BSP's gold purchases plunge due to smuggling


Posted at Jun 15 2012 02:04 PM | Updated as of Jun 15 2012 11:06 PM

 MANILA - The Philippine central bank's gold purchases from small-scale miners and traders in the first quarter fell 92 percent from a year earlier, hit by rampant smuggling of the precious metal, the environment and natural resources department said.

The Southeast Asian country is believed to be sitting on metallic mineral deposits including gold and copper estimated at $1 trillion. While mining is a potential growth sector for the Southeast Asian country, policy inconsistency and corruption are a major concern for investors.

Gold purchases by Bangko Sentral ng Pilipinas (BSP) in January to March plunged to 618 kg valued at 1.35 billion pesos ($32 million) from 7,493 kg worth 14.11 billion pesos in the same period a year ago, government data showed.

The drop was steeper than the 88 percent and 76 percent annual declines seen in the fourth and third quarters of 2011, respectively. 

"Given the continuing high price of gold and the increasing number of small-scale mining areas, the decrease in gold purchases by the BSP clearly means that gold output is going to the black market and smuggling activities," Environment and Natural Resources Secretary Ramon Paje said in a statement.

The official said he had sought the help of the Presidential Anti-Organized Crime Task Force to stop smuggling.

The dramatic drop in BSP's gold purchases started in the second half of 2011 when the Bureau of Internal Revenue started collecting a 2 percent excise tax and 10 percent creditable withholding tax from gold sales by small-scale miners and traders.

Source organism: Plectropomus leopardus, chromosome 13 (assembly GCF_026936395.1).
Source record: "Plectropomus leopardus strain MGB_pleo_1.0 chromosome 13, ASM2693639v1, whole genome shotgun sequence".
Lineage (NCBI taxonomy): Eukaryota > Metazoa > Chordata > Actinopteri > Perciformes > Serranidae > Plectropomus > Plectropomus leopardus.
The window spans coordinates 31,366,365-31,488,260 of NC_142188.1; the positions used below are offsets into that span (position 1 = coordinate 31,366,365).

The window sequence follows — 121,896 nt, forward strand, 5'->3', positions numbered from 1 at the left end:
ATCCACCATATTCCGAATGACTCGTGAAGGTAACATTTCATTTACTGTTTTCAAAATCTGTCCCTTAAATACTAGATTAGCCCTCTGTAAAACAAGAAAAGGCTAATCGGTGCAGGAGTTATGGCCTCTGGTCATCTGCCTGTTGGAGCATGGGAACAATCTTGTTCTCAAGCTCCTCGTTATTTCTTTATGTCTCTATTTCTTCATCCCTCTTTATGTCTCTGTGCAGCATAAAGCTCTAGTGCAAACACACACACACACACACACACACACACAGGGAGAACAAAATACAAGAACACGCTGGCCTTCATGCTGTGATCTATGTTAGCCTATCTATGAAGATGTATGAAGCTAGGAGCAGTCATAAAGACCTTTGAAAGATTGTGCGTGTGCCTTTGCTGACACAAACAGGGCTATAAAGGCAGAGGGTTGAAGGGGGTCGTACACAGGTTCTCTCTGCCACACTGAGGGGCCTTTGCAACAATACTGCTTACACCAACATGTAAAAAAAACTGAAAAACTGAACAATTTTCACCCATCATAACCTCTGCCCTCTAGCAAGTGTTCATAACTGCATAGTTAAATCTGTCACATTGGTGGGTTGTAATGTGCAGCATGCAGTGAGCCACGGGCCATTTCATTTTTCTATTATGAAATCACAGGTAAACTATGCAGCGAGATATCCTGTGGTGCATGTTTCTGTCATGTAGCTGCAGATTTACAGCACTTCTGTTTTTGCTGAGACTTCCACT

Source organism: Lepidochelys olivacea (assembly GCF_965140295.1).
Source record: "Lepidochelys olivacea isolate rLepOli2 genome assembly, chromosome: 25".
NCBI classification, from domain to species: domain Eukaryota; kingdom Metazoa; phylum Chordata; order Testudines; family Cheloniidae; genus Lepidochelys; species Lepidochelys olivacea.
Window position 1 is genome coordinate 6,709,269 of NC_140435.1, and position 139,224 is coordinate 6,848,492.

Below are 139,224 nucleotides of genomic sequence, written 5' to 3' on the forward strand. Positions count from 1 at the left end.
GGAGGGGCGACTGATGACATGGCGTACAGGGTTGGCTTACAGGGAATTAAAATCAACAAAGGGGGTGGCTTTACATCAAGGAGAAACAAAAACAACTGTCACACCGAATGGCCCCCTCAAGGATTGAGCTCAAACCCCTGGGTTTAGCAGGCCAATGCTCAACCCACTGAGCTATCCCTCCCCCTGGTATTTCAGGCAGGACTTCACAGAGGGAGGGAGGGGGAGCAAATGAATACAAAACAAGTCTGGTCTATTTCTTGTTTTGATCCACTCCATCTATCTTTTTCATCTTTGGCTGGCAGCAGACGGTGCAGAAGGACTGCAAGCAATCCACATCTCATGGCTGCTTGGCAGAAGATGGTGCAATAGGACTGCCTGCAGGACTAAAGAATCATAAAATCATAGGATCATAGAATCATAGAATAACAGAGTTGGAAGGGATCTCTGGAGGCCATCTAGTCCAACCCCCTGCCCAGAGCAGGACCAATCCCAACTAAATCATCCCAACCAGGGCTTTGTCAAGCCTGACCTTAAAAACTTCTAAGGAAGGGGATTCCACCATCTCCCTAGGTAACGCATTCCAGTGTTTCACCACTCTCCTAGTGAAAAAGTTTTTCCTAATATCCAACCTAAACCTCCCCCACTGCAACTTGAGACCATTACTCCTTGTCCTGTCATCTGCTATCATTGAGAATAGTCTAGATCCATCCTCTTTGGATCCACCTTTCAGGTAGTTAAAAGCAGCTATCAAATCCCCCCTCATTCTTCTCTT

The witholding tax had been halved since April this year, according to Paje.

The central bank, mandated by law to buy the output of small-scale gold miners, deducts the corresponding taxes and remits the money to the Bureau of Internal Revenue.

The Philippines produced 37.1 tonnes of gold in 2011, down from 41 tonnes in 2010, ranking it the 18th largest gold producer in the world, according to Thomson Reuters GFMS.

But official Hong Kong data showed that the Philippines shipped more than 80 tonnes of gold to Hong Kong in 2011, or about 14 percent of the city's total gold imports. Hong Kong is a gold trading hub and a main conduit for gold flows into China.

Government data also showed a 38 percent drop in value of the country's metallic mineral production to 19.61 billion pesos in the first quarter.

Gold output fell 65 percent to 4,056 kg valued at 9.33 billion pesos. The yellow metal traded at as high as $1,743.5 an ounce in February, the highest for the first quarter.

Copper concentrate output rose 13 percent to 69,153 dry metric tonnes, while nickel direct shipping ore jumped 28 percent to 1.58 million DMT in the first quarter.